[A quick note: I was extatic when Orbit sent me a publication copy of the Mask of Mirrors, which is out tomorrow. I wasn’t sure I’d get a copy. I wanted this book for both the description and the cover. You all know I’m a sucker for gorgeous covers. At first, I honestly didn’t know what to think. I thought it might be a 3 star review. GODS! I was so wrong. By the 50% mark, I couldn’t stop thinking about the story. Couldn’t stop wracking my brains for clues to figure out who the Rook was. It was fun. Definitely a good read! Ended up giving it 4 stars. You can see why in my review.]
Ren is a con artist, newly arrived to the sparkling city of Nadezra, trying to trick her way into the noble House Traementis, but she isn’t the only one hiding behind a mask. The noble houses are all clawing their way to power, dragging everyone along with them. What’s more, nightmare magic, in the form of a drug known as Ash, is sweeping through the city. With poisonous feuds and a radical underbelly screaming for justice, Ren soon finds herself caught in the middle of a fight that might just bring down an entire city.
A long con, rich world building, multiple POVs, political intrigue. There’s so much that makes this dark fantasy worth reading. And plenty to keep you entertained. While it’s a long read, over 600 pages! It was deeply satisfying. I enjoyed the plot, the morally gray characters and the touches of unique culture that made the story feel real. For example, the use of “patterns” which was this world’s equivalent to tarot card reading.
While the story started out a bit slow for my tastes, mostly due to the complicated world building, I couldn’t put it down once I was hooked. Especially because I was so eager to figure out the identity of the mysterious Rook.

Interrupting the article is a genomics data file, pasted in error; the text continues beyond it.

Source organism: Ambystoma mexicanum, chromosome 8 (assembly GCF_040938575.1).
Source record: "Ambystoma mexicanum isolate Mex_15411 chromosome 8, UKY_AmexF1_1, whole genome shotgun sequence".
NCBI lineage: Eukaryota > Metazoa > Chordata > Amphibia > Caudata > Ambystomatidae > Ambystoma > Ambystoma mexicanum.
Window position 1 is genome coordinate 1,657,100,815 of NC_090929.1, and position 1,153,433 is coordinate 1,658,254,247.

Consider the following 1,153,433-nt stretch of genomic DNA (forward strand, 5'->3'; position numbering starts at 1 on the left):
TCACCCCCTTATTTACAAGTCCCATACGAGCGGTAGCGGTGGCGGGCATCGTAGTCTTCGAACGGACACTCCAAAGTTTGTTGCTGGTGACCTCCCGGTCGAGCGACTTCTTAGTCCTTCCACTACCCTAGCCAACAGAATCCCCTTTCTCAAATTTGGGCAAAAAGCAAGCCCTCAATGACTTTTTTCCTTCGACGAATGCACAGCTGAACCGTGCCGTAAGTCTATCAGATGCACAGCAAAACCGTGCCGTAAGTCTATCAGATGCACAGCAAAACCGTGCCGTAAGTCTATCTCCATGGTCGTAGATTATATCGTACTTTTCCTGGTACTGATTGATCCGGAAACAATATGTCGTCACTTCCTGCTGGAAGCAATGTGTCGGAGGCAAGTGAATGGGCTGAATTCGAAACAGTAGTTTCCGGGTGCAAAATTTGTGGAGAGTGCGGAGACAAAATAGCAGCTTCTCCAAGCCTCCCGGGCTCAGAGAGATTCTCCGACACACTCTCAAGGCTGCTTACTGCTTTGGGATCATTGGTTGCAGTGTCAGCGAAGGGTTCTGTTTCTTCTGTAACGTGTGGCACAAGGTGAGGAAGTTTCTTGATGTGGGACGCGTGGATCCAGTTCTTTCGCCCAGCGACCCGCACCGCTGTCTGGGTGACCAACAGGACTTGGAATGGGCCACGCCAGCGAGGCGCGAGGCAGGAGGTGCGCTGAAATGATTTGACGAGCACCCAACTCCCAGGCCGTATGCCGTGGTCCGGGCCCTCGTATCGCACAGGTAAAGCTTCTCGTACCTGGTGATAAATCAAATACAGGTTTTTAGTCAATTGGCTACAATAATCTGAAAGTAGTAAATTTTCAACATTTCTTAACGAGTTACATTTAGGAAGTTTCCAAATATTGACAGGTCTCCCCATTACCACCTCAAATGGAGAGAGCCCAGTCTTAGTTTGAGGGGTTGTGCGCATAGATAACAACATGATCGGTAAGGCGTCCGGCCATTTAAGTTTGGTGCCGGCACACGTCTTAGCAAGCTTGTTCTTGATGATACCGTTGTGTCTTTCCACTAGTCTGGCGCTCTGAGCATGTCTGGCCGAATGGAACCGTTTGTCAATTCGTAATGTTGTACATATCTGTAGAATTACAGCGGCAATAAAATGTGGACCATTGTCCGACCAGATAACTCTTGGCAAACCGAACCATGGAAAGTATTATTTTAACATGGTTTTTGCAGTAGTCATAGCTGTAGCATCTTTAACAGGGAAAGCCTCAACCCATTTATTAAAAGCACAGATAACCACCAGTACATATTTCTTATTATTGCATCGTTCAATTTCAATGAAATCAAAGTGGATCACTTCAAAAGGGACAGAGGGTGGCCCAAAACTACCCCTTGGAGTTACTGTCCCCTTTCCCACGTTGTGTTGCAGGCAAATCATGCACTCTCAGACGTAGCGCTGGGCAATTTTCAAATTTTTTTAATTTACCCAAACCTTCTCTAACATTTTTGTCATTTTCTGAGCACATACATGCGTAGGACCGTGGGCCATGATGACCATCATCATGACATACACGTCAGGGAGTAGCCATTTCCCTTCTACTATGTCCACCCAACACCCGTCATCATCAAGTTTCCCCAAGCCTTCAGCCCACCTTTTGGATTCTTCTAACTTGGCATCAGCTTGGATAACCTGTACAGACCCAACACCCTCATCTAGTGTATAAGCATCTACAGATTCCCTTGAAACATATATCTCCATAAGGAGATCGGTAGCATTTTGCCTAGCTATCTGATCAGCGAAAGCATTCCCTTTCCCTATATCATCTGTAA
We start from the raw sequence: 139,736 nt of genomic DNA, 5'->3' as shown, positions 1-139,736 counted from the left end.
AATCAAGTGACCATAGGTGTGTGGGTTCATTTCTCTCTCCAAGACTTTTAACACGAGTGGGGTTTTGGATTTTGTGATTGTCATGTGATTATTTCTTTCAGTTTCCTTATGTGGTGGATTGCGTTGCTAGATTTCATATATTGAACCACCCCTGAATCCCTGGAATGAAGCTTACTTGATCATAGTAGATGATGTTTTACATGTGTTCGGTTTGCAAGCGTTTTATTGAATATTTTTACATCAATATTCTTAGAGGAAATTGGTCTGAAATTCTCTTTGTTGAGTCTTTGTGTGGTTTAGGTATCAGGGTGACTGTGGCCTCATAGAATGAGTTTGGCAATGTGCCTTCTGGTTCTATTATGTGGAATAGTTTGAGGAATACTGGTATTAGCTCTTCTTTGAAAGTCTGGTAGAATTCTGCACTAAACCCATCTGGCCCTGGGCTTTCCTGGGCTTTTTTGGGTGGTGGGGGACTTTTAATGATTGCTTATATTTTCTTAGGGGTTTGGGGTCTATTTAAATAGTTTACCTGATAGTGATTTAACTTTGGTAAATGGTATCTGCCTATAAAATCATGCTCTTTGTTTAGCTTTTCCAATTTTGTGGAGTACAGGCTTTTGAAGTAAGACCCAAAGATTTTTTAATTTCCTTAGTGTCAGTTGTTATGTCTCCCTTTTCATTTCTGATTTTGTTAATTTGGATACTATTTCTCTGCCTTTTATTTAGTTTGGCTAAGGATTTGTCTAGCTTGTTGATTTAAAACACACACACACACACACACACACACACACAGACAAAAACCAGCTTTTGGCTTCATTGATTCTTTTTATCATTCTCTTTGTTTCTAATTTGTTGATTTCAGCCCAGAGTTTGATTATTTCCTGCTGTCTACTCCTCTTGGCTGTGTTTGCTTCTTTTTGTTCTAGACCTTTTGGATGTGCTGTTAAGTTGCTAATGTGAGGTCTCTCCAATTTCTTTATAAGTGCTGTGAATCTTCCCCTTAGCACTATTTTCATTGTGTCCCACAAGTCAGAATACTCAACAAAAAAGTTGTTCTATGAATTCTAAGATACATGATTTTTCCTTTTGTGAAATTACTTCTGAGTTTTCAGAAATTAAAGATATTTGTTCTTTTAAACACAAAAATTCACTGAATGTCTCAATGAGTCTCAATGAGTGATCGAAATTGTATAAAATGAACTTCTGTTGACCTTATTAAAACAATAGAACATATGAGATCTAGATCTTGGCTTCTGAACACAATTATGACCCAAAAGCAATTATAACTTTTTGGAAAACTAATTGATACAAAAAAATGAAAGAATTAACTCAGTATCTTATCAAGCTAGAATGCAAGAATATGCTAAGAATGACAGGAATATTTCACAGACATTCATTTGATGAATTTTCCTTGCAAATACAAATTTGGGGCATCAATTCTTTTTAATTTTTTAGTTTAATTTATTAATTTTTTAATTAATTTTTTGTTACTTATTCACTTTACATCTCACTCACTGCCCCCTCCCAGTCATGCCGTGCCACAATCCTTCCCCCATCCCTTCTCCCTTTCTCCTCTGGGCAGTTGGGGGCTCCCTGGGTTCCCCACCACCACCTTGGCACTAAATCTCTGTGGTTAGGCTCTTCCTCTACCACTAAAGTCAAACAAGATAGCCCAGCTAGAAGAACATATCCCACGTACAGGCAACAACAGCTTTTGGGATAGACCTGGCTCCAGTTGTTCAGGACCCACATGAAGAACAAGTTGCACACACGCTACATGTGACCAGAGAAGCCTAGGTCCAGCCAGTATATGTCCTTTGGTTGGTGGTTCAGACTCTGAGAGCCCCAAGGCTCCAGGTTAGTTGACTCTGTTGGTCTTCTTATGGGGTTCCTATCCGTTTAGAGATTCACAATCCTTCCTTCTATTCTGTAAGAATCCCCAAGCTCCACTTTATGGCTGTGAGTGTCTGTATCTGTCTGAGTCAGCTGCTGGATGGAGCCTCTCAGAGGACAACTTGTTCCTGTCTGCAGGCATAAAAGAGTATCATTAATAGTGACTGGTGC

The culture stood out to me, with a following built around “patterns”, a unique magic system built around inscribing, and a strange drug that ties one to the dream realm. I can see this being an awesome read for tarot card lovers. Especially because there are many moments in the plot where things are discovered through the use of reading “patterns” in the cards. I LOVED this aspect. It was unique and I don’t think i’ve seen it done elsewhere.
The world building was also impressive. Unique days of the week, months, titles. It was clear the authors put a great deal of effort into building this story. However, at times, I felt this was a downfall. There were places it felt unnecessarily bloated. Sometimes I couldn’t follow the story because I didn’t know which days of the week, or moths referred to what. I was either forced to flip to the glossary and slow my reading down, or forgo my understanding and deal with not knowing. This meant that plenty of holes in my overall interpretation of the story cropped up. This definitely took away from my reading experience and it’s the reason I did not give it 5 stars. Definitely a bummer there.
But there was so much more to lend to my enjoyment. I loved Ren’s character. I loved Vargo’s even more. He was extremely morally gray. And of course Grey was fun too. Each of the characters came from a different walk of life, but yet, they were woven together seamlessly. I enjoyed each of their POVs.
If you’re someone who loves complicated fantasy, political intrigue, rich cultural world building, and attention to detail, I think you’ll really enjoy this one. And it’s the first in the series. I will definitely be picking up the second, whenever it comes out. MY RATING: 4/5⭐️
A huge thank you to Orbit for this publication copy in exchange for my honest review! THANK YOU!!